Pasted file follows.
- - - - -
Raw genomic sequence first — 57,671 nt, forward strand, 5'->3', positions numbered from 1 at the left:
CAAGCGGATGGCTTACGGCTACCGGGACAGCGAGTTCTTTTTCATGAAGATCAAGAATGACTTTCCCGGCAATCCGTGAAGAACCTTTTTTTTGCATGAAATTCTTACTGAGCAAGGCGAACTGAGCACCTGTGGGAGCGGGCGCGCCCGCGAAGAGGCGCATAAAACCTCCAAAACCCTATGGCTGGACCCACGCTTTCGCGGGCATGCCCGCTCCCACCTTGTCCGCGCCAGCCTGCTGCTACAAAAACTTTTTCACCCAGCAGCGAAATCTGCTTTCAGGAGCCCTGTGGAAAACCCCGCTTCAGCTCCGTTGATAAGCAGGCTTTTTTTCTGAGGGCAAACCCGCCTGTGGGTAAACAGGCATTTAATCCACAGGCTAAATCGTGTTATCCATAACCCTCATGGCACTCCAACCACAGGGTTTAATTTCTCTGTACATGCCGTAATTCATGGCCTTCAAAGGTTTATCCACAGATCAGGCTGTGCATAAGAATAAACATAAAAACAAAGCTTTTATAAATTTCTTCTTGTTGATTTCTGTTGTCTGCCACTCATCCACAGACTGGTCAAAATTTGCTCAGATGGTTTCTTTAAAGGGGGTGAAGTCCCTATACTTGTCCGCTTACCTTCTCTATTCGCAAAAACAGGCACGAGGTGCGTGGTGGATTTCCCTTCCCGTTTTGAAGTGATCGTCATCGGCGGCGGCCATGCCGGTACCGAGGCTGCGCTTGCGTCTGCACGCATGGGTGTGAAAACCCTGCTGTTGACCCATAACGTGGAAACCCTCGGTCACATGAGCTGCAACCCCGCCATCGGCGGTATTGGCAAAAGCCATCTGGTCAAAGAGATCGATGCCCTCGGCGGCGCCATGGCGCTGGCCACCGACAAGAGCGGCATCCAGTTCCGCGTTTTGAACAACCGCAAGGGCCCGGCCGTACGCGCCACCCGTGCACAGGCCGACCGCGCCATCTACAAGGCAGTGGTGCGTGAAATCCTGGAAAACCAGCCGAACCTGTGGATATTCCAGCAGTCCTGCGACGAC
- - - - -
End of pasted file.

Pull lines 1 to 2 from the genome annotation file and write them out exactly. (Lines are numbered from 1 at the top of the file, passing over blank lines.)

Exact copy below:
Raw genomic sequence first — 57,671 nt, forward strand, 5'->3', positions numbered from 1 at the left:
CAAGCGGATGGCTTACGGCTACCGGGACAGCGAGTTCTTTTTCATGAAGATCAAGAATGACTTTCCCGGCAATCCGTGAAGAACCTTTTTTTTGCATGAAATTCTTACTGAGCAAGGCGAACTGAGCACCTGTGGGAGCGGGCGCGCCCGCGAAGAGGCGCATAAAACCTCCAAAACCCTATGGCTGGACCCACGCTTTCGCGGGCATGCCCGCTCCCACCTTGTCCGCGCCAGCCTGCTGCTACAAAAACTTTTTCACCCAGCAGCGAAATCTGCTTTCAGGAGCCCTGTGGAAAACCCCGCTTCAGCTCCGTTGATAAGCAGGCTTTTTTTCTGAGGGCAAACCCGCCTGTGGGTAAACAGGCATTTAATCCACAGGCTAAATCGTGTTATCCATAACCCTCATGGCACTCCAACCACAGGGTTTAATTTCTCTGTACATGCCGTAATTCATGGCCTTCAAAGGTTTATCCACAGATCAGGCTGTGCATAAGAATAAACATAAAAACAAAGCTTTTATAAATTTCTTCTTGTTGATTTCTGTTGTCTGCCACTCATCCACAGACTGGTCAAAATTTGCTCAGATGGTTTCTTTAAAGGGGGTGAAGTCCCTATACTTGTCCGCTTACCTTCTCTATTCGCAAAAACAGGCACGAGGTGCGTGGTGGATTTCCCTTCCCGTTTTGAAGTGATCGTCATCGGCGGCGGCCATGCCGGTACCGAGGCTGCGCTTGCGTCTGCACGCATGGGTGTGAAAACCCTGCTGTTGACCCATAACGTGGAAACCCTCGGTCACATGAGCTGCAACCCCGCCATCGGCGGTATTGGCAAAAGCCATCTGGTCAAAGAGATCGATGCCCTCGGCGGCGCCATGGCGCTGGCCACCGACAAGAGCGGCATCCAGTTCCGCGTTTTGAACAACCGCAAGGGCCCGGCCGTACGCGCCACCCGTGCACAGGCCGACCGCGCCATCTACAAGGCAGTGGTGCGTGAAATCCTGGAAAACCAGCCGAACCTGTGGATATTCCAGCAGTCCTGCGACGAC